If you want to know what character to go with, when you’re playing offline the character select screen will tell you how easy or hard they are to play with and if they’re a close or long-range fighter. I tended to pick the close-range fighters, hence why I was maining Cammy for most of my playtime. I recommend Lily for newcomers, as she’s one of the easiest to learn. The character you’re definitely going to find most online is Ken, he definitely seems like he’s the most popular character so far, probably because he’s top of the tier list.
- Online Multiplayer
I was genuinely worried about what the net coding would be like for Street Fighter 6, especially since it has to deal with the crossplay of several platforms and the net coding with Street Fighter 5 when it came out wasn’t good. Thankfully, the net coding is fantastic. It rarely ever had framerate drops, and I barely had any matches that I lost because of someone’s connection. I’ve tested out the game with both wifi and ethernet on my PS5, and they both ran excellently. I’ve also played against people on every platform and never had an issue. I can confirm that Playstation vs PC was very good since I faced ff against my colleague Ren to test the framerate in rooms. Our match was very easy to pull off and we had no real issues with framerate or connection using tow different systems. We played seven rounds and he won 6-1, in case anyone is curious.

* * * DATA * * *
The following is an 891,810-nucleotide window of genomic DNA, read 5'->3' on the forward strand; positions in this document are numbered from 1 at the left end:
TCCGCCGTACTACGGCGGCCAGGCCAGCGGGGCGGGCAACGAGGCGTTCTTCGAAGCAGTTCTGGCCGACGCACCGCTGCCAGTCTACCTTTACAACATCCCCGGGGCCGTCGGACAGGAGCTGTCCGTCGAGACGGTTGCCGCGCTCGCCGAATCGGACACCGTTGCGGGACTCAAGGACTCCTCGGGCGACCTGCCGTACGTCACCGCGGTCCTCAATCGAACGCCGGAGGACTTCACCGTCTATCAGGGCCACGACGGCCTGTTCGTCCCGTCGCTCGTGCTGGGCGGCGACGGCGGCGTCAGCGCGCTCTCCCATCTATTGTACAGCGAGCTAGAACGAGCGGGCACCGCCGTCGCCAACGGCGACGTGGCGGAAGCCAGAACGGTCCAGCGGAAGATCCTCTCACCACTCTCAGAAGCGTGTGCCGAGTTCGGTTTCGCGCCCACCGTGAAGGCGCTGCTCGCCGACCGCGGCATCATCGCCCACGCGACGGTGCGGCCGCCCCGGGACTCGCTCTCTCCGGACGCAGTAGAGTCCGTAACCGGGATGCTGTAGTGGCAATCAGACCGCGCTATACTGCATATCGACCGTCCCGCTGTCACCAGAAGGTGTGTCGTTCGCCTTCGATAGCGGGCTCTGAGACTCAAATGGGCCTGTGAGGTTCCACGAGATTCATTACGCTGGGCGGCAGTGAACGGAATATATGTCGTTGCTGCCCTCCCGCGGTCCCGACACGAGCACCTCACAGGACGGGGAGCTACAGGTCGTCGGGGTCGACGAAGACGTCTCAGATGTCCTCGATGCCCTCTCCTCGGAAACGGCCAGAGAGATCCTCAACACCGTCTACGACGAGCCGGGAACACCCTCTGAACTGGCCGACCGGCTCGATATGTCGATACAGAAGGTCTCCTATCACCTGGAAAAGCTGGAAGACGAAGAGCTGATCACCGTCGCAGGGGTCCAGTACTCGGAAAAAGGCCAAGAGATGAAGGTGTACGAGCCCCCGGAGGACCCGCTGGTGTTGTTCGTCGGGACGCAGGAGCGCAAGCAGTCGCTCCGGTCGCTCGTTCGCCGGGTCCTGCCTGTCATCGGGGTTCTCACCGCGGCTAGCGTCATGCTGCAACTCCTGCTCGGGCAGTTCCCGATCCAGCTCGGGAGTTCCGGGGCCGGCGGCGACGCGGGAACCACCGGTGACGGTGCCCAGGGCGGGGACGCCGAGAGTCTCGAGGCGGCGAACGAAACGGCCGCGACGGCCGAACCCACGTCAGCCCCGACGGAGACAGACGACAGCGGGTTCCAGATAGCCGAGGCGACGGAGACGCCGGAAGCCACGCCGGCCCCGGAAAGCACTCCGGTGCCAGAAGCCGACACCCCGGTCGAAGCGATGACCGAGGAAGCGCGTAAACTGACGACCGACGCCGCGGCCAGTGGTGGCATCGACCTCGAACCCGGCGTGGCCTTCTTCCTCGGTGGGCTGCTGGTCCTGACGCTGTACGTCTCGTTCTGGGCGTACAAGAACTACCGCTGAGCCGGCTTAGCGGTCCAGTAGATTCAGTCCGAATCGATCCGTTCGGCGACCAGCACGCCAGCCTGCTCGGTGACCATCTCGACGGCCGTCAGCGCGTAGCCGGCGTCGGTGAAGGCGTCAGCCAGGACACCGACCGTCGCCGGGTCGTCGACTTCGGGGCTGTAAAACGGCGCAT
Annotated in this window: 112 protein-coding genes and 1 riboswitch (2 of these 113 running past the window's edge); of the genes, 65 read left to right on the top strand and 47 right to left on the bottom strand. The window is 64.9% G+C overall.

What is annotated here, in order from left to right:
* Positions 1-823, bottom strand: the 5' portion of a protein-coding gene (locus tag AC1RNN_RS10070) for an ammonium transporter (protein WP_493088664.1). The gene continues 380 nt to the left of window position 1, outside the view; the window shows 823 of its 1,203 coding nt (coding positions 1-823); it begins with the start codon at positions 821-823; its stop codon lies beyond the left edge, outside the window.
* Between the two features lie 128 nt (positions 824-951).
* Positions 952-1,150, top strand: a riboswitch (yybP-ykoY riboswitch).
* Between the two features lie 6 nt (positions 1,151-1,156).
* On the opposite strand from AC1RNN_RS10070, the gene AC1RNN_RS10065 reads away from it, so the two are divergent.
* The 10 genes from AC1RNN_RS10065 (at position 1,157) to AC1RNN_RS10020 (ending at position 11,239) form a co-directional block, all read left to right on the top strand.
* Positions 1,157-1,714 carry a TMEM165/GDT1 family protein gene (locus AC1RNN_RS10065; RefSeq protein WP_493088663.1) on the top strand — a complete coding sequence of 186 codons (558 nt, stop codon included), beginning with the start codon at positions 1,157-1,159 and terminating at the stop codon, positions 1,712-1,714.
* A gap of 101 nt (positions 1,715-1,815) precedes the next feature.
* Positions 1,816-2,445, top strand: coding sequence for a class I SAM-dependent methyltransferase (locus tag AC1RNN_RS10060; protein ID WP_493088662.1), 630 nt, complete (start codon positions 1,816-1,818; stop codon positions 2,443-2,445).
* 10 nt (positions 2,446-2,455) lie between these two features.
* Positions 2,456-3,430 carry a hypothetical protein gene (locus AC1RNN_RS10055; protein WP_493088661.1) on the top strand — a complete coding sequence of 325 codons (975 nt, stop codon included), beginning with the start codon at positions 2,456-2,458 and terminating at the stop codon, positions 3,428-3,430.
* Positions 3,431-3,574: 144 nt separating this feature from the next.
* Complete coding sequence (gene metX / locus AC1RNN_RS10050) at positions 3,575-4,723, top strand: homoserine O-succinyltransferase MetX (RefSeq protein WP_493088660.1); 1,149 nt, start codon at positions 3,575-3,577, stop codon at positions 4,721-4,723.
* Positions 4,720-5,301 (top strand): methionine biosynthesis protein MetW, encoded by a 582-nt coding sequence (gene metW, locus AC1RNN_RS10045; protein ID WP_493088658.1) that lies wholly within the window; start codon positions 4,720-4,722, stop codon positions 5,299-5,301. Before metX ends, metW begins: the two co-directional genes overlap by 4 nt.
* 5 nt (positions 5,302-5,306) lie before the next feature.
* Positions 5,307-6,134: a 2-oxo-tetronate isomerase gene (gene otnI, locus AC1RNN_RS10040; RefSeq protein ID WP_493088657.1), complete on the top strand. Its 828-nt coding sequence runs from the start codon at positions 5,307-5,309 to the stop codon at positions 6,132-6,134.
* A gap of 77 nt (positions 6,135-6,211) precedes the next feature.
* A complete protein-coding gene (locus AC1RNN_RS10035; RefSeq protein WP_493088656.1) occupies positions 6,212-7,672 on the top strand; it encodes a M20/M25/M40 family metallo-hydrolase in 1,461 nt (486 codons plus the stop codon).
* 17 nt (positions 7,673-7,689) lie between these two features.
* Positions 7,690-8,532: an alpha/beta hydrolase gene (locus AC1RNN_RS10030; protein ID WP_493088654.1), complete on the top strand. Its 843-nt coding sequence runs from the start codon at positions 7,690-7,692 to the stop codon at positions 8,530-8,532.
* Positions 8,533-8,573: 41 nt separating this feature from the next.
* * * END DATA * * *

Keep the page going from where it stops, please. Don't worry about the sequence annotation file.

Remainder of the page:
I didn’t get a chance to test out couch multiplayer, but I suspect that that is the same deal.
I do have a slight complaint about the rankings, while I can’t use ranks in ranked mode but I can use stars, which is really deflating. The only time I had issues with the system itself, though, was when people decide to go offline. Before anyone asks, yes I did check that it wasn’t my internet that was the issue- I would always go straight into another match afterwards with no issue.
- Character Design
I think that the character design this time around is a massive step up from Street Fighter 5’s initial redesign roster. This obviously refers to the cast coming from their entries in Street Fighter 2, in which there’s a decent selection. I particularly liked DJ’s design and particularly Cammy’s redesign, which despite causing a rather sexist backlash, I think is still a really good design. Zangief’s one actually kind of makes sense considering the martial arts he specialises in. There’s not really a bad design in the bunch! Lily’s design is excellent, for a start, and I particularly liked Marisa, and Jamie also has a good design.